One habit Trump says he will keep as president: tweeting

WASHINGTON (Reuters) - U.S. President-elect Donald Trump plans to select the media representatives who are given access to the presidential press briefing room, but will not move the room out of the White House, he said in interview with Fox News broadcast on Wednesday.

A reviewing stand is seen outside of the White House for the upcoming presidential inauguration in Washington, U.S., January 15, 2017. REUTERS/Carlos Barria

Trump, whose election campaign was punctuated by a stream of Twitter messages, also said he plans to keep tweeting when he takes office on Friday.

“Look, I don’t like tweeting. I have other things I could be doing. But I get very dishonest media, very dishonest press. And it’s my only way that I can counteract,” said the Republican president-elect.

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A New York businessman and former reality TV star, Trump often used Twitter during the campaign to communicate his views, including his sometimes scathing opinions of rivals. Since winning the November election he has delivered a steady stream of tweets - often focused on countering critics.

He has had a contentious relationship with some prominent U.S. news organization that he refers to derisively as the “mainstream media,” banning some news outlets during the presidential campaign and publicly criticizing individual reporters.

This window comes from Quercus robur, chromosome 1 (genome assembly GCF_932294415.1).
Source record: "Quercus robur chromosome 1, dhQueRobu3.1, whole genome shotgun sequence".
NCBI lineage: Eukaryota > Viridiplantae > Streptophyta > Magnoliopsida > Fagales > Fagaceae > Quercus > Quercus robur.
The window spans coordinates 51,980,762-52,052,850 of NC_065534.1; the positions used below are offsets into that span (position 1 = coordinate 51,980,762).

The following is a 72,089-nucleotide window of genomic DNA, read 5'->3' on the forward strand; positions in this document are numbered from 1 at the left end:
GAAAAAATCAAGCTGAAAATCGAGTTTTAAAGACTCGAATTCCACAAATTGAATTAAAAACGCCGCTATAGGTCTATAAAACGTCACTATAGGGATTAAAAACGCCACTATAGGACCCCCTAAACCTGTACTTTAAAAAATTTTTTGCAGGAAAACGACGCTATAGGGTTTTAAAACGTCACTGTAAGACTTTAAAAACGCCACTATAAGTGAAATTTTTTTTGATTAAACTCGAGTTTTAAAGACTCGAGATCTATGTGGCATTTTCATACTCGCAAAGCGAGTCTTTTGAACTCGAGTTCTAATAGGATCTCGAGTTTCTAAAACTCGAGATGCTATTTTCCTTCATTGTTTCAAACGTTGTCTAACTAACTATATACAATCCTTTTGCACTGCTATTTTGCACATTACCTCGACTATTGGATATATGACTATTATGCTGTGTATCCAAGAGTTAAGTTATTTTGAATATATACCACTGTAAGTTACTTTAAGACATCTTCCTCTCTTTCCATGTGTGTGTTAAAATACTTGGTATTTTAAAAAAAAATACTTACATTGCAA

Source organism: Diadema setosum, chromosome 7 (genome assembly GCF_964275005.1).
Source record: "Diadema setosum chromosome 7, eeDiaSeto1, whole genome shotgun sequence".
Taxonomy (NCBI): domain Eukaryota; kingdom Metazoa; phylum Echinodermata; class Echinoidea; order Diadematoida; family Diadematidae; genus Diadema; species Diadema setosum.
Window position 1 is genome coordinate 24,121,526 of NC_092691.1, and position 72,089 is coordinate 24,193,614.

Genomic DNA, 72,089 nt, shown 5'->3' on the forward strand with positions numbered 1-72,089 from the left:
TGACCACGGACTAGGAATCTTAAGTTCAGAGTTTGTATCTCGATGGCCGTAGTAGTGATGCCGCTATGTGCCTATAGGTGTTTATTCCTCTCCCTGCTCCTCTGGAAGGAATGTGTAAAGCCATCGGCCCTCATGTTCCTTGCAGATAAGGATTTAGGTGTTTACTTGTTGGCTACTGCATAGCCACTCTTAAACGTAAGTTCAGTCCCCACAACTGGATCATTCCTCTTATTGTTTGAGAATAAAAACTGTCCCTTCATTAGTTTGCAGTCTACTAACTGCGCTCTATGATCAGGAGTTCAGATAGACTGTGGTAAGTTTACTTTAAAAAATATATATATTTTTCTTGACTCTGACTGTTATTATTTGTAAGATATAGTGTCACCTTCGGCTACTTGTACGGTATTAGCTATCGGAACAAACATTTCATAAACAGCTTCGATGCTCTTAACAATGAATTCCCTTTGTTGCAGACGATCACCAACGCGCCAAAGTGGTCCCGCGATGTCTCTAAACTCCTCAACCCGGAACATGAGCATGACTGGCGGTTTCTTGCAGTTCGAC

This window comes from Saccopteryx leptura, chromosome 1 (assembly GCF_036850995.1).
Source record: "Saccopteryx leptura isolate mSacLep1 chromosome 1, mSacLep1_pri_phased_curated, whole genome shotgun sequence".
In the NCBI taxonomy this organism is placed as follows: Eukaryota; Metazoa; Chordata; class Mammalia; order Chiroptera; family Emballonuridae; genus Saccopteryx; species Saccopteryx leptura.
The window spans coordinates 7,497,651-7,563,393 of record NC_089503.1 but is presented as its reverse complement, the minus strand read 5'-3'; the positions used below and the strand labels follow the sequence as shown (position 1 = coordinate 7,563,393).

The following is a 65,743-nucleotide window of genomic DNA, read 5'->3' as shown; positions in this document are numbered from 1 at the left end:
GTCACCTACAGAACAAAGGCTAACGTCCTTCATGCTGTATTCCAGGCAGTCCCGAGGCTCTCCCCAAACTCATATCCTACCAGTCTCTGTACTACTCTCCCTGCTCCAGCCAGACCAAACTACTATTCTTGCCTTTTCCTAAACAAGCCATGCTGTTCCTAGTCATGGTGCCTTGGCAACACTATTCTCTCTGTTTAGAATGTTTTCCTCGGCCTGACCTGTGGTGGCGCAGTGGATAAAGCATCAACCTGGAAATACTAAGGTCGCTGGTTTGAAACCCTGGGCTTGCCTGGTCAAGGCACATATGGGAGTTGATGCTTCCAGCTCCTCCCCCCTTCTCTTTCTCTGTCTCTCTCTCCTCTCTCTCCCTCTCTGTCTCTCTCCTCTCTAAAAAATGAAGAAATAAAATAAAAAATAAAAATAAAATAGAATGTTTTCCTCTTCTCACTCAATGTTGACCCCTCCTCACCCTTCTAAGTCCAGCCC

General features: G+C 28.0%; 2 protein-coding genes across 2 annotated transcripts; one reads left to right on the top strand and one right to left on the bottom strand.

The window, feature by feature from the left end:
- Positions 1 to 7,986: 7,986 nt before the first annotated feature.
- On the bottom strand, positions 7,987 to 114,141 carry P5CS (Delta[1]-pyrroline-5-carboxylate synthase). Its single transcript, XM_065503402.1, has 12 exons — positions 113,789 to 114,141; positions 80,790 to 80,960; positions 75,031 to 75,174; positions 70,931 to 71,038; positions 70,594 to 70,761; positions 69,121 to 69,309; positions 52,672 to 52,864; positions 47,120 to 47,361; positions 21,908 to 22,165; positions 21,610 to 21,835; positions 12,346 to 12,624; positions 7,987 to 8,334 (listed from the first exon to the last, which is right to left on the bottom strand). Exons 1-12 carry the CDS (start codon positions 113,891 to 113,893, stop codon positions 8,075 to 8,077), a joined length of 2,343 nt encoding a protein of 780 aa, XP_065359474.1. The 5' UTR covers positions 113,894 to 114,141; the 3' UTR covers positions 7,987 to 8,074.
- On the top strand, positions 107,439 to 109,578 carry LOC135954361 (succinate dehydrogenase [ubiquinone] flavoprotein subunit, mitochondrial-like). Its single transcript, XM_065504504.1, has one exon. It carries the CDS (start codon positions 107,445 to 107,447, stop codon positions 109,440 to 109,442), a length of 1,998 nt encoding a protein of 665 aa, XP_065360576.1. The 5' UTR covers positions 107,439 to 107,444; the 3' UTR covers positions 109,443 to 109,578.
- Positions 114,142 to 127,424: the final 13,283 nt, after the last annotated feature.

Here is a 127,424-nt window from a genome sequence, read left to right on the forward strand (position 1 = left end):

Trump’s team had discussed moving news conferences out of the small West Wing briefing room to the Old Executive Office Building, which is part of the White House complex, incoming White House Chief of Staff Reince Priebus said Sunday on ABC.

“The press went crazy, so I said, ‘Let’s not move it.’ But some people in the press will not be able to get in,” Trump told Fox in the interview broadcast on Wednesday.

“We have so many people that want to go in so we’ll have to just have to pick the people to go into the room - I’m sure other people will be thrilled about that,” he said. “But we offered a much larger room because we need a much larger room and we offered to do that, but they went crazy.”

“And they’ll be begging for a much larger room very soon, you watch.”

The current press room has about 49 seats, which are assigned by the White House Correspondents Association (WHCA). The current president of the WHCA is Jeff Mason, a Reuters correspondent.

Moving the briefing room could reduce access to White House officials, as the room is only steps from the Oval Office.

Reporting by Doina Chiacu; Editing by Franklin Paul and Frances Kerry